Quote of the week
“People are generally not all that happy about risk.”
— Harvard Business Review
If there’s one thing we talk about all the time in government, it’s risk. And while we often bemoan the timidity of the public sector, and talk about creating a culture of risk in government, what we really want to know is: what are its limits and how can I “manage” it?
This is not unreasonable, one might argue, since public servants work in organizations that were built to avoid and contain risk, especially political risk, with all the safeguards and checks that a hierarchical system can produce.
Yet what about the calls for innovation and reform? What’s holding it back?
Well, one thing could be the fact that it looks like there may be some truth to the suggestion that public servants as a class are especially risk averse. An article in the Harvard Business Review talks about “prevention-focused” people who are risk averse “not because (they) are neurotic, paranoid, or even lacking in self-confidence, but because (they) tend to see (their) goals as opportunities to maintain the status quo and keep things running smoothly.”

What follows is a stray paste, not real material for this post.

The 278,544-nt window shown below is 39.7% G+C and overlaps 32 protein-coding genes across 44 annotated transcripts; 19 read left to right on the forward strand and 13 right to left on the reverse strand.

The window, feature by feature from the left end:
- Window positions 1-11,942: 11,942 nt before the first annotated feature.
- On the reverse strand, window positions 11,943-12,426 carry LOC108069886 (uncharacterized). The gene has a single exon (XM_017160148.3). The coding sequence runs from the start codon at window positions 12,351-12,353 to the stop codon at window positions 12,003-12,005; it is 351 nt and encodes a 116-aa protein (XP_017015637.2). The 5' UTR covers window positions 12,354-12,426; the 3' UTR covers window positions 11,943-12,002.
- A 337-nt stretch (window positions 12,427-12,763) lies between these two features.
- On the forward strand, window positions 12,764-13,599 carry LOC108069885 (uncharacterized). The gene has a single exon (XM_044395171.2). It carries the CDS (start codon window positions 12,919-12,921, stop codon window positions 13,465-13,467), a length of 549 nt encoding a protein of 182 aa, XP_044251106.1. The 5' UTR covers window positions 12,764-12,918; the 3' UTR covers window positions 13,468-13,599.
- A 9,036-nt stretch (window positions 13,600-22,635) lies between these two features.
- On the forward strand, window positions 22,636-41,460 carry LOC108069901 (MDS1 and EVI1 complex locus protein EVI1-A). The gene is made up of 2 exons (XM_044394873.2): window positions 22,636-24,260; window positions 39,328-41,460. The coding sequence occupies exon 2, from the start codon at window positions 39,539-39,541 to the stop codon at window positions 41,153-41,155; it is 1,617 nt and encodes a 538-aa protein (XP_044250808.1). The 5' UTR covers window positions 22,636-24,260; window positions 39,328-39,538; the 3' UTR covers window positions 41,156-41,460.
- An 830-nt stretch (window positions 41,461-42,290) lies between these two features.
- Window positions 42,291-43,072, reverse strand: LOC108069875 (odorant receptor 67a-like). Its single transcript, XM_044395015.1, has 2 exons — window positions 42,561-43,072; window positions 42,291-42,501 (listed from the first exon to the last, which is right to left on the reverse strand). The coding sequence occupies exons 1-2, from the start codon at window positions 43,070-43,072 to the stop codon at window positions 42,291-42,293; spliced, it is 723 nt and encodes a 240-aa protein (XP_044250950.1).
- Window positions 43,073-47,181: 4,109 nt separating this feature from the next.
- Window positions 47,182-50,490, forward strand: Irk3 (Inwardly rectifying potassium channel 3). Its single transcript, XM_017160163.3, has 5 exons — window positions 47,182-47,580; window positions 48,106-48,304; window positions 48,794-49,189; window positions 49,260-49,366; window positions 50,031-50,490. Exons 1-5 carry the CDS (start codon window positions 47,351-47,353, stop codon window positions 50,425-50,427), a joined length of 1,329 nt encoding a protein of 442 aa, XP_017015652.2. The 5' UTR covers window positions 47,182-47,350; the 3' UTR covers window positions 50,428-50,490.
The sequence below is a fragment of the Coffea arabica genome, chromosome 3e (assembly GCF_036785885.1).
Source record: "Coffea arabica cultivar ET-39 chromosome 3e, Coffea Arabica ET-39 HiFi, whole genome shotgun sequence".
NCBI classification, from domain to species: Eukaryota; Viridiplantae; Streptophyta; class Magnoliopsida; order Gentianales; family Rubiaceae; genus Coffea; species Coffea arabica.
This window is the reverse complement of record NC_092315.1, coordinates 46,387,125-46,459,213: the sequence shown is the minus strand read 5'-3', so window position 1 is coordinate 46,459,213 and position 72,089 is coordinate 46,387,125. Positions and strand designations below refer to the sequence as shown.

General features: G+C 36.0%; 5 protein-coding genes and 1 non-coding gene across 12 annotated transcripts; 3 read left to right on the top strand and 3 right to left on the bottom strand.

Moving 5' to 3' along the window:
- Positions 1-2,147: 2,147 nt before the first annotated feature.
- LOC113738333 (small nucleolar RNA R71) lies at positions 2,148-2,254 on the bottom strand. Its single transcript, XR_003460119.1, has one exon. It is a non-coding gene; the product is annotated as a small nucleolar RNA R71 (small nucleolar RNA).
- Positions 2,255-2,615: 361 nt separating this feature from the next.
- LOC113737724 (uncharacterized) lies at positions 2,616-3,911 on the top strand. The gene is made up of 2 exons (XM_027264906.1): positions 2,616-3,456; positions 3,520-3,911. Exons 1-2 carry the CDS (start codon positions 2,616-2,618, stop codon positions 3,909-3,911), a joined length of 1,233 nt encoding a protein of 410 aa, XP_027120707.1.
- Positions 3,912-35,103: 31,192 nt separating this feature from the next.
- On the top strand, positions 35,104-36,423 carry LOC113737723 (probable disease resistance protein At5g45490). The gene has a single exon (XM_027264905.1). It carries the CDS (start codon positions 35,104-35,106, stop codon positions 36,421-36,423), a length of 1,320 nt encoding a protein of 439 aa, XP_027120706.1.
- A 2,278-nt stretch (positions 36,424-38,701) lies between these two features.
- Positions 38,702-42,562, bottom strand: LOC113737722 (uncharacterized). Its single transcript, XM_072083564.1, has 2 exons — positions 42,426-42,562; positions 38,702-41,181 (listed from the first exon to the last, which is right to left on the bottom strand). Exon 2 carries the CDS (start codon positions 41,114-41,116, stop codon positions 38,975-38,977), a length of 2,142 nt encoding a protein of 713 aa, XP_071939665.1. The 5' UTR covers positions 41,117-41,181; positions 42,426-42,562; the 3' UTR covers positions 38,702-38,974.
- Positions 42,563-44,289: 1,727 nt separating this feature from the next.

And while the article is really concerned about analyzing these individuals as investors, it makes the point that prevention-focused people are often more ethical than so-called “promotion-seekers,” not because they are more principled, but simply because they are more scared of the consequences to them and the organization if things mess up.
Keeping things running smoothly and maintaining the status quo are, of course, qualities we often see in officials – particularly the so-called “clay layer” that is caught between senior management and getting things done. For them, working in government is not about trying new things or embracing innovation that is not 100% tested; it is about keeping things calm and on an even keel – maintaining the status quo.
And that’s the pity. Prevention-focused people in risk averse organizations are not a strong recipe for innovation and increased productivity.